‘Stimulus’ details hot stuff

Maritime lobster fishermen in need of financial help got a lift of another kind when they were directed to a toll-free number that was supposed to detail an aid package but connected them to a sex line instead.

HALIFAX — Maritime lobster fishermen in need of financial help got a lift of another kind when they were directed to a toll-free number that was supposed to detail an aid package but connected them to a sex line instead.

One of the several toll-free information numbers released by Fisheries Minister Gail Shea hooks callers up to a sex line that offers fishermen nary a detail on the lobster stimulus package.

“Hey there hot stuff, I’ve been waiting for your call,” a breathless female voice proffers. “Are you ready for some tantalizing fun?”

The message confounded some fishermen in the region, who have been pressing Ottawa to provide financial support after a dismal season.

“That’s supposed to be the line the information’s on?” said Ken Drake of the P.E.I. Fisherman’s Association. “It don’t sound very good.”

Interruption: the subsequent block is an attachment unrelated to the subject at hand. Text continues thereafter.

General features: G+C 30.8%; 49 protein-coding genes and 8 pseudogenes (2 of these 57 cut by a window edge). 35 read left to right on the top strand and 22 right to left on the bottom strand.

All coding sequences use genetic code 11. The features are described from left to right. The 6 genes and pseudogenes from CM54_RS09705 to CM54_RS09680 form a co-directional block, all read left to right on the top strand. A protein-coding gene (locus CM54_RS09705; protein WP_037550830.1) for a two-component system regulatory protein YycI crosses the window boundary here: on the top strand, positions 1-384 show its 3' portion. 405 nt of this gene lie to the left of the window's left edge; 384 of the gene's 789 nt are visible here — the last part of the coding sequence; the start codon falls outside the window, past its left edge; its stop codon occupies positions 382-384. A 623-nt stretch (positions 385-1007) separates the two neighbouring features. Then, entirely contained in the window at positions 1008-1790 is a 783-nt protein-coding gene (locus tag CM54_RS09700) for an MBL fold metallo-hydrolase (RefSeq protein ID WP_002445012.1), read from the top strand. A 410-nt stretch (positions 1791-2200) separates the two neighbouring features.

The hotline — one of five for Atlantic Canada and Quebec — is supposed to offer details about a short-term assistance program for lobster fishermen Shea announced this summer.

The department’s four other numbers were working properly.

Scott Cantin, a Fisheries spokesman, said the error occurred when two digits in the phone number were somehow transcribed improperly on the news release and the website.

The number was mistakenly sent out where, with a credit card, callers can be linked to “nasty girls” offering “the hottest action.”

“We’re not exactly sure where the error occurred, but we know it was just a typo and we regret it and we corrected it immediately,” Cantin said.

Cantin said the incorrect number was taken down from the department’s website within 35 minutes but a revised news release was not issued.

He said he didn’t know how many people had called it before the correction was made, adding the department hadn’t received any complaints.

Shea released the spending measures in June in P.E.I., where fishermen had tied up their boats because of prices that had dropped to historically low levels of $3 a pound.

The minister said $15 million will go toward short-term transitional aid for harvesters and will likely be based on a percentage of how much they lost in revenues.